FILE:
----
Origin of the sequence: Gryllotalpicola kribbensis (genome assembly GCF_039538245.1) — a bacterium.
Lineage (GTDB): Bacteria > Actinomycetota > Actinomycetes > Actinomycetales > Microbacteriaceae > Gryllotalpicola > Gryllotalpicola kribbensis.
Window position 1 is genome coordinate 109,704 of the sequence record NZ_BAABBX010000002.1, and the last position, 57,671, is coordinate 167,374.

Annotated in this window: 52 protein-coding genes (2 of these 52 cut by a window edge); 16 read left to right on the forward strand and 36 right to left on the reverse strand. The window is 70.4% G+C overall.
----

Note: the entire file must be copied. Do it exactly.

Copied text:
Origin of the sequence: Gryllotalpicola kribbensis (genome assembly GCF_039538245.1) — a bacterium.
Lineage (GTDB): Bacteria > Actinomycetota > Actinomycetes > Actinomycetales > Microbacteriaceae > Gryllotalpicola > Gryllotalpicola kribbensis.
Window position 1 is genome coordinate 109,704 of the sequence record NZ_BAABBX010000002.1, and the last position, 57,671, is coordinate 167,374.

Annotated in this window: 52 protein-coding genes (2 of these 52 cut by a window edge); 16 read left to right on the forward strand and 36 right to left on the reverse strand. The window is 70.4% G+C overall.